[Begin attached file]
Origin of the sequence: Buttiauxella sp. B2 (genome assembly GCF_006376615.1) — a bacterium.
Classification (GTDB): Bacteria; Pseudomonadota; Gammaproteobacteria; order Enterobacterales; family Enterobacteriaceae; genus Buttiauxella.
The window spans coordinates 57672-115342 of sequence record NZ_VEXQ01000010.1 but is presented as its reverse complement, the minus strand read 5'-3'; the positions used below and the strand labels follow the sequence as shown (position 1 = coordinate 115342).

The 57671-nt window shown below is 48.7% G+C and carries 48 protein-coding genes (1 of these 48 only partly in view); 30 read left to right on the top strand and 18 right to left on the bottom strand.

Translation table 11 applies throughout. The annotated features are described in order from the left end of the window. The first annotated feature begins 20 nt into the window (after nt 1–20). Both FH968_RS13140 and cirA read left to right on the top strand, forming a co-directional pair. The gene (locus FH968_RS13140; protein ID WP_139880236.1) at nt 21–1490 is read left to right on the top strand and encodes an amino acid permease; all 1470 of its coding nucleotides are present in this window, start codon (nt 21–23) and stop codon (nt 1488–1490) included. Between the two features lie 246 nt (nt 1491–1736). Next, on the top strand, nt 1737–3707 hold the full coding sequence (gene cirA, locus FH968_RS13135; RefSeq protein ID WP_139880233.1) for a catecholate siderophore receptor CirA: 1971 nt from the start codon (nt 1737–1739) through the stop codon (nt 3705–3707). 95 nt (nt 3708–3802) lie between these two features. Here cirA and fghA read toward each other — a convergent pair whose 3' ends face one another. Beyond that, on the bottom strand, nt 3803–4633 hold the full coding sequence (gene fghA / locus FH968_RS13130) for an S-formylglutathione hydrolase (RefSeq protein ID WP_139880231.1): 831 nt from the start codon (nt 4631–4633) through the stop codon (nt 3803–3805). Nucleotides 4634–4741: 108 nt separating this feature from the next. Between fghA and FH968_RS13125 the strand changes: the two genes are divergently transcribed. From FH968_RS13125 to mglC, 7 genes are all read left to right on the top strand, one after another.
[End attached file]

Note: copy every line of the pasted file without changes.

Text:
Origin of the sequence: Buttiauxella sp. B2 (genome assembly GCF_006376615.1) — a bacterium.
Classification (GTDB): Bacteria; Pseudomonadota; Gammaproteobacteria; order Enterobacterales; family Enterobacteriaceae; genus Buttiauxella.
The window spans coordinates 57672-115342 of sequence record NZ_VEXQ01000010.1 but is presented as its reverse complement, the minus strand read 5'-3'; the positions used below and the strand labels follow the sequence as shown (position 1 = coordinate 115342).

The 57671-nt window shown below is 48.7% G+C and carries 48 protein-coding genes (1 of these 48 only partly in view); 30 read left to right on the top strand and 18 right to left on the bottom strand.

Translation table 11 applies throughout. The annotated features are described in order from the left end of the window. The first annotated feature begins 20 nt into the window (after nt 1–20). Both FH968_RS13140 and cirA read left to right on the top strand, forming a co-directional pair. The gene (locus FH968_RS13140; protein ID WP_139880236.1) at nt 21–1490 is read left to right on the top strand and encodes an amino acid permease; all 1470 of its coding nucleotides are present in this window, start codon (nt 21–23) and stop codon (nt 1488–1490) included. Between the two features lie 246 nt (nt 1491–1736). Next, on the top strand, nt 1737–3707 hold the full coding sequence (gene cirA, locus FH968_RS13135; RefSeq protein ID WP_139880233.1) for a catecholate siderophore receptor CirA: 1971 nt from the start codon (nt 1737–1739) through the stop codon (nt 3705–3707). 95 nt (nt 3708–3802) lie between these two features. Here cirA and fghA read toward each other — a convergent pair whose 3' ends face one another. Beyond that, on the bottom strand, nt 3803–4633 hold the full coding sequence (gene fghA / locus FH968_RS13130) for an S-formylglutathione hydrolase (RefSeq protein ID WP_139880231.1): 831 nt from the start codon (nt 4631–4633) through the stop codon (nt 3803–3805). Nucleotides 4634–4741: 108 nt separating this feature from the next. Between fghA and FH968_RS13125 the strand changes: the two genes are divergently transcribed. From FH968_RS13125 to mglC, 7 genes are all read left to right on the top strand, one after another.